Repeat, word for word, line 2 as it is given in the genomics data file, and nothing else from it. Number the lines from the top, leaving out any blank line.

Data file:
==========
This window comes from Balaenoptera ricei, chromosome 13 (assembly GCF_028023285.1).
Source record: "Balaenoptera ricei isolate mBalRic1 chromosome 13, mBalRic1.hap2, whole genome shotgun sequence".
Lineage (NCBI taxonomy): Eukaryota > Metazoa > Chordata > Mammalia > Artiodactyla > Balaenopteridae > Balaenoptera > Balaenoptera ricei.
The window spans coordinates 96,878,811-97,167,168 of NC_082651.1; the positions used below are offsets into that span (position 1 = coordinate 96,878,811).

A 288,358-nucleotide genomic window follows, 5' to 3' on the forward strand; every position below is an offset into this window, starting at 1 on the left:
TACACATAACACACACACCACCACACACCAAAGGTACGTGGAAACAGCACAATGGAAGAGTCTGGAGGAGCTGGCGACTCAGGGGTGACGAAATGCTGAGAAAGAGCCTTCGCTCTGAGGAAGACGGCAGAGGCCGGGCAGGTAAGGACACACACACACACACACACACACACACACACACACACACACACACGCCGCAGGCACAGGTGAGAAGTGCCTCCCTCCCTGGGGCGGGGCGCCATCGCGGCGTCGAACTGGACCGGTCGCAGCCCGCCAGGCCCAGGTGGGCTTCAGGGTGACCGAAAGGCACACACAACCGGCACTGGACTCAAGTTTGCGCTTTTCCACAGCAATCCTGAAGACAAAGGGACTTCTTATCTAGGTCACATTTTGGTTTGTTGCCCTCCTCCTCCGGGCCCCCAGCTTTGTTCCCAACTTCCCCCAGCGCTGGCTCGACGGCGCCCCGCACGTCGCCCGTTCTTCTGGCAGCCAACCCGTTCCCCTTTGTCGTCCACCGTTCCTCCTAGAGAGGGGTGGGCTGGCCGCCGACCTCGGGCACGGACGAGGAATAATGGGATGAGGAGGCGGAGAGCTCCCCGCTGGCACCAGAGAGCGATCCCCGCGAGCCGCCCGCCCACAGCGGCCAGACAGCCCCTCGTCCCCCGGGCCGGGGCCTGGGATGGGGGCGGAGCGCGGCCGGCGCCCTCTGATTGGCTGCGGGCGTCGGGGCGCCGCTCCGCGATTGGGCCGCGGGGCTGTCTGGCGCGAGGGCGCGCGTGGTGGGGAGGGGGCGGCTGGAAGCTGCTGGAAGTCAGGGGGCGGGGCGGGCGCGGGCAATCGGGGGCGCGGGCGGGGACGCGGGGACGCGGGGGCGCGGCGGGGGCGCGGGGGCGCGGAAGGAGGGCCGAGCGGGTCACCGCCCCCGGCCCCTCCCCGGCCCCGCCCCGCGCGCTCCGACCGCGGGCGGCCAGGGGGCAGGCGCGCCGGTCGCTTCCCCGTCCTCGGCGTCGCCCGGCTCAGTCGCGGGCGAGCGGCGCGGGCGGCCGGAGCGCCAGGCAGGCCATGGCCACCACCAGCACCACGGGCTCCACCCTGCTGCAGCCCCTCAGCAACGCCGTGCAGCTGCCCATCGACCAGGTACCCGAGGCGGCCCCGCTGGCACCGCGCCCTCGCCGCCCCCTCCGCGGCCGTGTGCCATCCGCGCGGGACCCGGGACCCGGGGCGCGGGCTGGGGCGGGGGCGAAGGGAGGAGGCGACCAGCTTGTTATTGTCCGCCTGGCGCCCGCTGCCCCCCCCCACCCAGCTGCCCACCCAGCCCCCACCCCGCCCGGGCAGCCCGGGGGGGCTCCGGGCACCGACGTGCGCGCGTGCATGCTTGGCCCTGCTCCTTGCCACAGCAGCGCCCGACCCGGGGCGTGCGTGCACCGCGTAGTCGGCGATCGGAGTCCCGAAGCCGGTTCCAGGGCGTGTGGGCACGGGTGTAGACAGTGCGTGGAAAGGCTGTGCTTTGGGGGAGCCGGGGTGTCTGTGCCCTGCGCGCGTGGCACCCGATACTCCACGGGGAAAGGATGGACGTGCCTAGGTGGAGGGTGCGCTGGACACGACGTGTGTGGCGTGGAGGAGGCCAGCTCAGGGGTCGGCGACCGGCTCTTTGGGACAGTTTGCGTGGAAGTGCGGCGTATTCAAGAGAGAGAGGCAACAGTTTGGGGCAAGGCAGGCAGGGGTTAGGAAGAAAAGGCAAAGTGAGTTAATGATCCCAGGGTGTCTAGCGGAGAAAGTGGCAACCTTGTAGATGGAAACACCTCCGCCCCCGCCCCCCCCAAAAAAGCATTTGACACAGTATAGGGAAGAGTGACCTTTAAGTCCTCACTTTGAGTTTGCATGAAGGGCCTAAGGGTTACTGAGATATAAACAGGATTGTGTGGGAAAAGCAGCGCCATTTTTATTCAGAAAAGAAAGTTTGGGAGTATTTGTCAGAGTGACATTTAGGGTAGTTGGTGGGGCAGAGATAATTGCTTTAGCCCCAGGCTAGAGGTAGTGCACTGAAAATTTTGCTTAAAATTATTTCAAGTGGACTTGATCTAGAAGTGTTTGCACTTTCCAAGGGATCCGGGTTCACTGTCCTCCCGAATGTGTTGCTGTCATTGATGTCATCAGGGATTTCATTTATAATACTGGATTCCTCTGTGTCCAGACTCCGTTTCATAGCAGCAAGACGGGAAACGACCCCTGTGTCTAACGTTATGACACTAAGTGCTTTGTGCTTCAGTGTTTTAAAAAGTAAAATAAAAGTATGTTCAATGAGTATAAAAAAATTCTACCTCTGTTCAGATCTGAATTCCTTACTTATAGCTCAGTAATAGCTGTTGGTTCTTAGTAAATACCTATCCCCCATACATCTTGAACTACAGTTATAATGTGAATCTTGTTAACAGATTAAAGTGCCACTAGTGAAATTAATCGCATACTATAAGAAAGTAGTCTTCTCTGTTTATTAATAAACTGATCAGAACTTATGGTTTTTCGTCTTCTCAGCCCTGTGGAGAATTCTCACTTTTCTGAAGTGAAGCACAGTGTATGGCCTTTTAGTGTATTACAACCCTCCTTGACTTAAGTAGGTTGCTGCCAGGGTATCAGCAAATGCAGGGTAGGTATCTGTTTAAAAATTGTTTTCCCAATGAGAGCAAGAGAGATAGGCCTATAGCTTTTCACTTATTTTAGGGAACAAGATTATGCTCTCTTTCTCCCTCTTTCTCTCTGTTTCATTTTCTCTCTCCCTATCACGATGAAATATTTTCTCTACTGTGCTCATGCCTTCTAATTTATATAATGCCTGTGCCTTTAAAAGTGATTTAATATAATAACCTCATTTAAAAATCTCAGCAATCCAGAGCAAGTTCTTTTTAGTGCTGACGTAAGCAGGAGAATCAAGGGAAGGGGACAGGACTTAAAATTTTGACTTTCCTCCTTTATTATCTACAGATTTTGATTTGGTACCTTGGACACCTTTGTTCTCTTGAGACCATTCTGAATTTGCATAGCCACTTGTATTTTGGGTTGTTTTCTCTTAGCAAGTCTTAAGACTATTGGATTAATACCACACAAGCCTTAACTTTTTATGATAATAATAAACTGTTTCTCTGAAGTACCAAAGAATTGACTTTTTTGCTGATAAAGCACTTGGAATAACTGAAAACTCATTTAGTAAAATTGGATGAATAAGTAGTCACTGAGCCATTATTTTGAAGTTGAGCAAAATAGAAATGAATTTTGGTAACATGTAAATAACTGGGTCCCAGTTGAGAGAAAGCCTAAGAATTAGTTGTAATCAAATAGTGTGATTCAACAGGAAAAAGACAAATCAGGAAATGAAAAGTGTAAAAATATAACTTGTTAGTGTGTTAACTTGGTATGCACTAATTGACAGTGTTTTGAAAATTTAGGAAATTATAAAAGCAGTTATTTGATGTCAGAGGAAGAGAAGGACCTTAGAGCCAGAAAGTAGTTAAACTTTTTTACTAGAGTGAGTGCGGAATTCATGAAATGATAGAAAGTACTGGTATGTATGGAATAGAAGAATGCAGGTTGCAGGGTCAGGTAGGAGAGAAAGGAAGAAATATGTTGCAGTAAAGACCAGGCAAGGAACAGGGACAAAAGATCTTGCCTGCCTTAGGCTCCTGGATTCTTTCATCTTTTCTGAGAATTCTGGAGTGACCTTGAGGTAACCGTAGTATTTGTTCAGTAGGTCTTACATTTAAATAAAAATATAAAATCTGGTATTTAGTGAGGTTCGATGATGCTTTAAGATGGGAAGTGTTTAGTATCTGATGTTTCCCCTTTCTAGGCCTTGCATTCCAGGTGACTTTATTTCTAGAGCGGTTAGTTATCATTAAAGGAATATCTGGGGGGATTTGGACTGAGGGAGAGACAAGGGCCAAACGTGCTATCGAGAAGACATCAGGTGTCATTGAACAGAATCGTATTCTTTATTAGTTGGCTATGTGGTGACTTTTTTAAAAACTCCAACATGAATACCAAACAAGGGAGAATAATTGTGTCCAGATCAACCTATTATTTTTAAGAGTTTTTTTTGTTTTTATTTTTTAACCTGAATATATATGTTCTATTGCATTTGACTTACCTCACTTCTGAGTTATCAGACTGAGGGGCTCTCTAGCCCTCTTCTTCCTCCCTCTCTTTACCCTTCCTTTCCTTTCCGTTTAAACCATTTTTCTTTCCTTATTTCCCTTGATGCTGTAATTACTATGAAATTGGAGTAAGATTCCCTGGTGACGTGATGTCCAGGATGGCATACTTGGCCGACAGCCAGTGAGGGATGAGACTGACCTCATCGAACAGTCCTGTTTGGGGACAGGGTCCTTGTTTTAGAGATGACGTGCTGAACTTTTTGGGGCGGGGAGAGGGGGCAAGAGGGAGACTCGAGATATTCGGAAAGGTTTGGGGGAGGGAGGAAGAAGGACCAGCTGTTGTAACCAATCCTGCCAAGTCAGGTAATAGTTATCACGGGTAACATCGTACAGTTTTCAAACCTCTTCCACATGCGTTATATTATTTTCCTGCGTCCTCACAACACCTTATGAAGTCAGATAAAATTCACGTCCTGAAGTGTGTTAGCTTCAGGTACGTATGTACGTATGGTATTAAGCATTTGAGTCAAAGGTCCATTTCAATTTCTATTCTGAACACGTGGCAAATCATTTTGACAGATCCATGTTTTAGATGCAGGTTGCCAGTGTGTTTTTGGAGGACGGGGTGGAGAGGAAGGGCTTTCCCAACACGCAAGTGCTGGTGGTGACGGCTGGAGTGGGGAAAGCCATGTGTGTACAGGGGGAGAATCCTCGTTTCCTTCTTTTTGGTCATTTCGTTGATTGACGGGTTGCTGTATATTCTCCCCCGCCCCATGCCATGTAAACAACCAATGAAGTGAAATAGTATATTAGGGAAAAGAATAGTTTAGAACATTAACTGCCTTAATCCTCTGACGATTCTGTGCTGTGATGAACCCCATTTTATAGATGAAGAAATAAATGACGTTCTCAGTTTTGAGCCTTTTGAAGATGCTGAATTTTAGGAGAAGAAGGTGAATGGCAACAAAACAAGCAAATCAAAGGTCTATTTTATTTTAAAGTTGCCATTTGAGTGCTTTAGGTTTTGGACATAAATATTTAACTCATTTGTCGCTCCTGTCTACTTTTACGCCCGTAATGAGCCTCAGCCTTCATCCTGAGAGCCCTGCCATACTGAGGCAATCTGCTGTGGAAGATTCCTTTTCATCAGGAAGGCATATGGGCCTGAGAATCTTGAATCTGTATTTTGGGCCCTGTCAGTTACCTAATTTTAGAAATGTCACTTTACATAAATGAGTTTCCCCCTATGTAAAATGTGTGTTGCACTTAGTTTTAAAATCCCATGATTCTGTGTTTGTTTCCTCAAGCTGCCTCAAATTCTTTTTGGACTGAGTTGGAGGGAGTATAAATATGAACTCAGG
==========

Source record: "Balaenoptera ricei isolate mBalRic1 chromosome 13, mBalRic1.hap2, whole genome shotgun sequence".